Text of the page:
Haydn
Variations in F-minor
Mozart
March in C, K408; Allemande in C-minor & Courante in E-flat, K399; Minuet in D, K355; Gigue in G, K574
Beethoven
Piano Sonata No.26 in E-flat, Op.81a (Les adieux)
Janáček
In the Mists
Chopin
Impromptu in G-flat, Op.51
Mazurkas – in C, Op.24/2; in B, Op.41/2; in A-flat, Op.41/3; in C-sharp minor, Op.50/3
Fantasy in F-minor, Op.49

Richard Goode (piano)

Richard Goode
Photograph: Steve Riskind During this Wigmore Hall recital Richard Goode gave abundant evidence of his authoritative technique, although his playing was not always completely satisfying.

His rendition of Haydn’s Variations captured the essence of the composer. It featured an exquisite understanding of melody, a graceful arsenal of ornaments and trills, and a complete mastery of the most virtuosic passages; the sections flowed so naturally that the set felt completely coherent. The same good taste was present in the explosive coda. Goode’s Mozart was equally fresh and well-balanced. The March was fresh and convincing, the Allemande full of pathos and deep emotional commitment, the Courante delivered with exquisite taste and nonchalant precision, the Minuet playful and brilliant, and the Gigue vibrant and detailed.

With the exception of an awe-inspiring Finale, Goode’s rendition of Beethoven’s ‘Les adieux’ was the less satisfactory part of the concert. The first movement began well with the solemn and operatic introduction. However, the exposition was too rushed, and resulted in awkward tempo shifts and some inaccuracies. Perhaps, for this reason, the repeat of the exposition exhibited slightly different dynamic and stylistic choices. Goode’s use of the pedal was sometimes too unrestricted, particularly during the recapitulation and the coda, which finished with two unsatisfying chords. During the Andante espressivo, the pianist’s use of dynamics was often mannered; luckily, Goode’s brilliant rendition of the frenetic Finale redeemed any previous problems.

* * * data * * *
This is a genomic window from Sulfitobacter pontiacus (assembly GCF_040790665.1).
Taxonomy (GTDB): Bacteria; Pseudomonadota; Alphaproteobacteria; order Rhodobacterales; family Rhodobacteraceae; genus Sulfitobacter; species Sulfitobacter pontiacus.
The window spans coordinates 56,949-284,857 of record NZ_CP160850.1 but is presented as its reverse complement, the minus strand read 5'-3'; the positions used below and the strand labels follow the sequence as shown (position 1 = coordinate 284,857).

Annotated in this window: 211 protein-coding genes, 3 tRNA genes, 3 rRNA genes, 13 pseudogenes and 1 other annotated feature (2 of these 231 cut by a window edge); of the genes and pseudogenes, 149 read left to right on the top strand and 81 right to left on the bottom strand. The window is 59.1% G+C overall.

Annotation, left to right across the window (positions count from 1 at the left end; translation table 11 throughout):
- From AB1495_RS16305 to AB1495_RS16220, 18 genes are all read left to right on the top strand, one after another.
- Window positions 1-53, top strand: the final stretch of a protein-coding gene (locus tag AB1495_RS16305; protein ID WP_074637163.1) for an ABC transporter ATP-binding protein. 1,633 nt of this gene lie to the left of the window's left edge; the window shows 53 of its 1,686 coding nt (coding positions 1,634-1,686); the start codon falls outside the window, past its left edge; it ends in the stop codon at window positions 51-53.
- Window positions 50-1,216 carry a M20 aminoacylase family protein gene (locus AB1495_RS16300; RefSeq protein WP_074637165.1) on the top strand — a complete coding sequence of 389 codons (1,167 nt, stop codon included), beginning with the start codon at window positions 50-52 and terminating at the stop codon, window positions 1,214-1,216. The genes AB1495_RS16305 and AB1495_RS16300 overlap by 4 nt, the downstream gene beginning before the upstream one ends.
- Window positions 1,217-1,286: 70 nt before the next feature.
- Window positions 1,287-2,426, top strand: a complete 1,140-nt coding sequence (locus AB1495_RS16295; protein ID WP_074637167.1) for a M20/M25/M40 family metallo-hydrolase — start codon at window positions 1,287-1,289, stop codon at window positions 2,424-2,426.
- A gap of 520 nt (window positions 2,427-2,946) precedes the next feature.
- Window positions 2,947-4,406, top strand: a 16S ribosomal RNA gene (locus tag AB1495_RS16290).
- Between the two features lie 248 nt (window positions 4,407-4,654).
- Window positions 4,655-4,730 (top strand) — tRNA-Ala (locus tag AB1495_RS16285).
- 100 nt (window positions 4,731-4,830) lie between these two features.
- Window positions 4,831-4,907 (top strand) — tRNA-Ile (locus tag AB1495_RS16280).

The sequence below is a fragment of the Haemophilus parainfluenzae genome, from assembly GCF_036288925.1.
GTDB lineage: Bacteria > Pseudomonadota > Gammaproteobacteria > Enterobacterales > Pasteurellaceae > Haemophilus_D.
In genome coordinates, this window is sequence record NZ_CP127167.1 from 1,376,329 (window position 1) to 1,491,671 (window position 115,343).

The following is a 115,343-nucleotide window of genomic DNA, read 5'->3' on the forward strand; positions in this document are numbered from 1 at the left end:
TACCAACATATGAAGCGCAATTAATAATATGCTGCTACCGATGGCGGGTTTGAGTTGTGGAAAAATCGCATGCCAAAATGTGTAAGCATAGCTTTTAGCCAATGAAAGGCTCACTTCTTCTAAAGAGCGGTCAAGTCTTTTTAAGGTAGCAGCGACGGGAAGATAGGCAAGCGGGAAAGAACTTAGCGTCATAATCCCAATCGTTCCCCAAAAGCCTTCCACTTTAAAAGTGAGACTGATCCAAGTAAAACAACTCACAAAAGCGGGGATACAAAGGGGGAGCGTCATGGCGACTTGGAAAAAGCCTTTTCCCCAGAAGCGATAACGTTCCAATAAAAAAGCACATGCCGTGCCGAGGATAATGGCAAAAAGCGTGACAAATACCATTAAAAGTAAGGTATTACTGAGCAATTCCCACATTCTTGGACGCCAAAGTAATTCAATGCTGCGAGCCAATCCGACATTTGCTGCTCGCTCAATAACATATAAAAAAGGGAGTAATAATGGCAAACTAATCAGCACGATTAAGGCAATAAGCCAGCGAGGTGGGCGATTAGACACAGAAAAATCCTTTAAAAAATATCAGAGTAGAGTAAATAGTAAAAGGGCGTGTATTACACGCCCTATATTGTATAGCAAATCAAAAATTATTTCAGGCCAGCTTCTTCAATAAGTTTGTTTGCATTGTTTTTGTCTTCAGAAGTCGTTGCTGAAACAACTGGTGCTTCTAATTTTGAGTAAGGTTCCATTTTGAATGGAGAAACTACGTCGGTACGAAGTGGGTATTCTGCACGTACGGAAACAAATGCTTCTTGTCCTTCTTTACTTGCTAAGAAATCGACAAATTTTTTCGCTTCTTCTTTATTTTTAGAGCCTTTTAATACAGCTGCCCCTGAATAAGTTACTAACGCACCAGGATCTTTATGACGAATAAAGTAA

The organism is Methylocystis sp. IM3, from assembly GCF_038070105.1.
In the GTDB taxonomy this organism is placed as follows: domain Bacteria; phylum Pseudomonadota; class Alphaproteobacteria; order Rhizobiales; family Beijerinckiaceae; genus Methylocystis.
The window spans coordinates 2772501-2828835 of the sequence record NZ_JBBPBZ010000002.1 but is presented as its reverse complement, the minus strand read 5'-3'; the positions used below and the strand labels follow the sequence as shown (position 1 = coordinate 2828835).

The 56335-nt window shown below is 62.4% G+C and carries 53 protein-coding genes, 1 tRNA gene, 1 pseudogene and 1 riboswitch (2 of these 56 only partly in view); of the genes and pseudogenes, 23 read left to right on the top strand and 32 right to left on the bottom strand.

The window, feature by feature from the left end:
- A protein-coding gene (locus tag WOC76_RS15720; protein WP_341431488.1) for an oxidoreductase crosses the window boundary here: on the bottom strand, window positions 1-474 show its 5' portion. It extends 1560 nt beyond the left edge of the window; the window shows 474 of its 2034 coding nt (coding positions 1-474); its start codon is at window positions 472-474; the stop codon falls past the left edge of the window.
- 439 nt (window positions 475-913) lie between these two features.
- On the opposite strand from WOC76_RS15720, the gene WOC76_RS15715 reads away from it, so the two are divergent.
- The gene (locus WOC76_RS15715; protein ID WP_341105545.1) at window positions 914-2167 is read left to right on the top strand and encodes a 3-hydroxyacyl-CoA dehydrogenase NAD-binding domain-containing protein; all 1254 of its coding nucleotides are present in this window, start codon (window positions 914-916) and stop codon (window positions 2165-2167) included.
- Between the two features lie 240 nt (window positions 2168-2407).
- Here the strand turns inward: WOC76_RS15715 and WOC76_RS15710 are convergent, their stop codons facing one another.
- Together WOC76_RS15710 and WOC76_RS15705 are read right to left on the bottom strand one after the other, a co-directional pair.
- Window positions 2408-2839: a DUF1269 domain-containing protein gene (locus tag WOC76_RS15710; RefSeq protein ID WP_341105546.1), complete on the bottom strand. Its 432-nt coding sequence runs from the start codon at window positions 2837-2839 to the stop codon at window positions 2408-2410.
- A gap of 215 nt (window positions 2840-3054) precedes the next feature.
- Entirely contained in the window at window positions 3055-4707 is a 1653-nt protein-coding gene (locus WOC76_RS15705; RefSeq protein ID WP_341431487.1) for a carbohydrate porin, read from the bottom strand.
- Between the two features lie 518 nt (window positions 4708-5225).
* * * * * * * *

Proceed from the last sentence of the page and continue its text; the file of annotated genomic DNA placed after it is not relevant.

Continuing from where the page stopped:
Following the interval, Goode gave a hypnotic interpretation of Janáček’s In the Mists, intoxicating and highly evocative, colourful and tender, and the final Presto exhibited tremendous mastery (particularly during the climax) before concluding with prophetic undertones. Of the Chopin selection the Impromptu was rushed and lacked breathing space, whereas the Mazurkas were elegantly executed and deeply felt. The programme ended with a brilliantly played Fantasy, although there were times when Goode was hasty.

The recital concluded with two bonus pieces: Chopin’s Prelude Opus 28/17 given with warmth, and two dances (1591) from the English Renaissance composer William Byrd exhibited exquisite modal sonorities.

 

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